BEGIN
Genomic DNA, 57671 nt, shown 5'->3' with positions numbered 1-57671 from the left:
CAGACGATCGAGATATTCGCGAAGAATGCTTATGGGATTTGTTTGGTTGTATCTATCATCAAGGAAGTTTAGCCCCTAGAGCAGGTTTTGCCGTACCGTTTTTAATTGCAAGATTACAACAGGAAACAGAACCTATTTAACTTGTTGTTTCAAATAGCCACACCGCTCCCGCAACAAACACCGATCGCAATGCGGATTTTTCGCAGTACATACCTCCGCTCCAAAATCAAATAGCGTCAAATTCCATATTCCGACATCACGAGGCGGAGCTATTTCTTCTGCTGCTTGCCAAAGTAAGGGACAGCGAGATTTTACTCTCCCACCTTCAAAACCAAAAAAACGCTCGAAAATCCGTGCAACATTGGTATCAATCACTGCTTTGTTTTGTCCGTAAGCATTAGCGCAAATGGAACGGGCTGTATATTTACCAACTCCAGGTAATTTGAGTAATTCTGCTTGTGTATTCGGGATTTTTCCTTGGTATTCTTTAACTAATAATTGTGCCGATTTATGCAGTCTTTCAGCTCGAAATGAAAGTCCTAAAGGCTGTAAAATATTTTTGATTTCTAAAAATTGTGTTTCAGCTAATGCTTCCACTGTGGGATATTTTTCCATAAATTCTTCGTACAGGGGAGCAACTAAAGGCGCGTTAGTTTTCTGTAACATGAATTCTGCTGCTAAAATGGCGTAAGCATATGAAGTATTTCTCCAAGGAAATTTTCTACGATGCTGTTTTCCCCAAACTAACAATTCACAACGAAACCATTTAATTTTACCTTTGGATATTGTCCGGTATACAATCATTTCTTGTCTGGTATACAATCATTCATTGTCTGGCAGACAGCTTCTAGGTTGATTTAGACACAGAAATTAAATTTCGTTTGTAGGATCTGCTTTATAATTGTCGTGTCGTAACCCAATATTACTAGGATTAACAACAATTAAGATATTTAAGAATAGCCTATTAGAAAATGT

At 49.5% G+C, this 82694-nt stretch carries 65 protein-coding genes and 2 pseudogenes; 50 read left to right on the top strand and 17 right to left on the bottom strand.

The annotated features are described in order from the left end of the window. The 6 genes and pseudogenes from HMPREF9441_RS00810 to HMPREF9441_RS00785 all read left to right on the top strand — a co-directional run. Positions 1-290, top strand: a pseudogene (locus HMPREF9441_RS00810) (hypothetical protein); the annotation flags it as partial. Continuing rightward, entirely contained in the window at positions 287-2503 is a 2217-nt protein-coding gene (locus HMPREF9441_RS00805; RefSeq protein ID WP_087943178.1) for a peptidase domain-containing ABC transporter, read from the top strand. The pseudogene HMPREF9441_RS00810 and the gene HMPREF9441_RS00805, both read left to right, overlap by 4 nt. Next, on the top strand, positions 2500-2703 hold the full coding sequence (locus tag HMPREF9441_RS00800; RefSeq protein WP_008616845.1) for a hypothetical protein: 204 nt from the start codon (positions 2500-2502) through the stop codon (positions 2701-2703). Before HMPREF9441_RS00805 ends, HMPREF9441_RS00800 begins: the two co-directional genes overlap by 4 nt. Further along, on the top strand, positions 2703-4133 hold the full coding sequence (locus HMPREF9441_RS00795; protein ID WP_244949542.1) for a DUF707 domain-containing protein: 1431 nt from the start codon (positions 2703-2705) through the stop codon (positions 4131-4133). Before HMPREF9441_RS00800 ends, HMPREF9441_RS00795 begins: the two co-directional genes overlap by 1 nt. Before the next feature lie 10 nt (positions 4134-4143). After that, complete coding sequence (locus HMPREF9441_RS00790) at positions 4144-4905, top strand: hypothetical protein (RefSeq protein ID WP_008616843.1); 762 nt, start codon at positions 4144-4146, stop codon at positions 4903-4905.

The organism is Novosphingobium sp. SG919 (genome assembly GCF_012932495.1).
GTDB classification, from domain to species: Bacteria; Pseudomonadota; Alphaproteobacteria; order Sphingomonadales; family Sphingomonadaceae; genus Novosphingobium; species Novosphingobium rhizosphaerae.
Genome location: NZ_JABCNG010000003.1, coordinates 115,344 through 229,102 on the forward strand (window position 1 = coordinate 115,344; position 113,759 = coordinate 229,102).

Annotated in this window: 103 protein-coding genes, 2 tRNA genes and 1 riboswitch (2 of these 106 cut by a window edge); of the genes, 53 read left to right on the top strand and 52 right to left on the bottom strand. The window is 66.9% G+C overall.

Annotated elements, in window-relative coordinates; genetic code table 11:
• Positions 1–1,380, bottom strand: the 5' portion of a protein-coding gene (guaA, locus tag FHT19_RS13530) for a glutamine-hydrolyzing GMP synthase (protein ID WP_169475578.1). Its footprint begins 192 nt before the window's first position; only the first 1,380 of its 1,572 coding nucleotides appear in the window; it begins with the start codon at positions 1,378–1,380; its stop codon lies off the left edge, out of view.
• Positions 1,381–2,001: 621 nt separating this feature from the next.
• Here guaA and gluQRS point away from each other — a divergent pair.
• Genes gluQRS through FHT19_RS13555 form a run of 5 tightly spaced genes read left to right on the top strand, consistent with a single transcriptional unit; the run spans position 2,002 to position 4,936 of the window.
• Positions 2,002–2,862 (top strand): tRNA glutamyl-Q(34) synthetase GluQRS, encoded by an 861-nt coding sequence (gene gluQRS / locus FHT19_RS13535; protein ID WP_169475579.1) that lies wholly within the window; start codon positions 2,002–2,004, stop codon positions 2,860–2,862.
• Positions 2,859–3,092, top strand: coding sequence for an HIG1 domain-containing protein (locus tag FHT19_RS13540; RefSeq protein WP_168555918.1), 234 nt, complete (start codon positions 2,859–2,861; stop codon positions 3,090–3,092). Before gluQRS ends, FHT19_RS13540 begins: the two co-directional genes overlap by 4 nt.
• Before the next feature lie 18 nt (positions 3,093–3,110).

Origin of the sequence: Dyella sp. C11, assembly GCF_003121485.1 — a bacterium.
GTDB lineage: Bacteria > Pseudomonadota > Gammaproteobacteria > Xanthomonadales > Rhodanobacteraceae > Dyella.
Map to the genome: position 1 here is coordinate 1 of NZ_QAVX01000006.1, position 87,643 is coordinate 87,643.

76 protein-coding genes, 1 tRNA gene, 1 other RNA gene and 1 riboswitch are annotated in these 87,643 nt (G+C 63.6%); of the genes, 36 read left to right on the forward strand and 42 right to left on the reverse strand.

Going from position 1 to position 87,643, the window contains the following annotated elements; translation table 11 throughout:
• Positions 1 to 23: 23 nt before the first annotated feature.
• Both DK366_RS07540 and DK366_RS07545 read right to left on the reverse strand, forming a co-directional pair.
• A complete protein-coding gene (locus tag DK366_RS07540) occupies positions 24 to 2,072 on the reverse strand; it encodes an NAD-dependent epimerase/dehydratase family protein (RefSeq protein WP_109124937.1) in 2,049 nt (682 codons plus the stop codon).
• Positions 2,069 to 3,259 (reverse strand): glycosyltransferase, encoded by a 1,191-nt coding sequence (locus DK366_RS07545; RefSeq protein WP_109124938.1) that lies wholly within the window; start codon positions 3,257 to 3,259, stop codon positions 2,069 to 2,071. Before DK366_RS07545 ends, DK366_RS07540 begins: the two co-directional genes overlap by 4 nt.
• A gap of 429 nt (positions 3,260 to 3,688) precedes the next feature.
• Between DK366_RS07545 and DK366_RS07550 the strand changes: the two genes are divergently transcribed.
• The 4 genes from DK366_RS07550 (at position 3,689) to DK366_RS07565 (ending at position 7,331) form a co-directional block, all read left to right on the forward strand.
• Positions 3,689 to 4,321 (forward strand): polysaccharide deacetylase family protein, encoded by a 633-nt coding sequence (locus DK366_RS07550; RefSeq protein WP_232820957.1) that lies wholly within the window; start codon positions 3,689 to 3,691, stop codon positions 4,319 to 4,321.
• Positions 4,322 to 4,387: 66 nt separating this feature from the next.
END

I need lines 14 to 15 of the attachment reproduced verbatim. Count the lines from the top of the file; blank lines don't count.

• Positions 2,002–2,862 (top strand): tRNA glutamyl-Q(34) synthetase GluQRS, encoded by an 861-nt coding sequence (gene gluQRS / locus FHT19_RS13535; protein ID WP_169475579.1) that lies wholly within the window; start codon positions 2,002–2,004, stop codon positions 2,860–2,862.
• Positions 2,859–3,092, top strand: coding sequence for an HIG1 domain-containing protein (locus tag FHT19_RS13540; RefSeq protein WP_168555918.1), 234 nt, complete (start codon positions 2,859–2,861; stop codon positions 3,090–3,092). Before gluQRS ends, FHT19_RS13540 begins: the two co-directional genes overlap by 4 nt.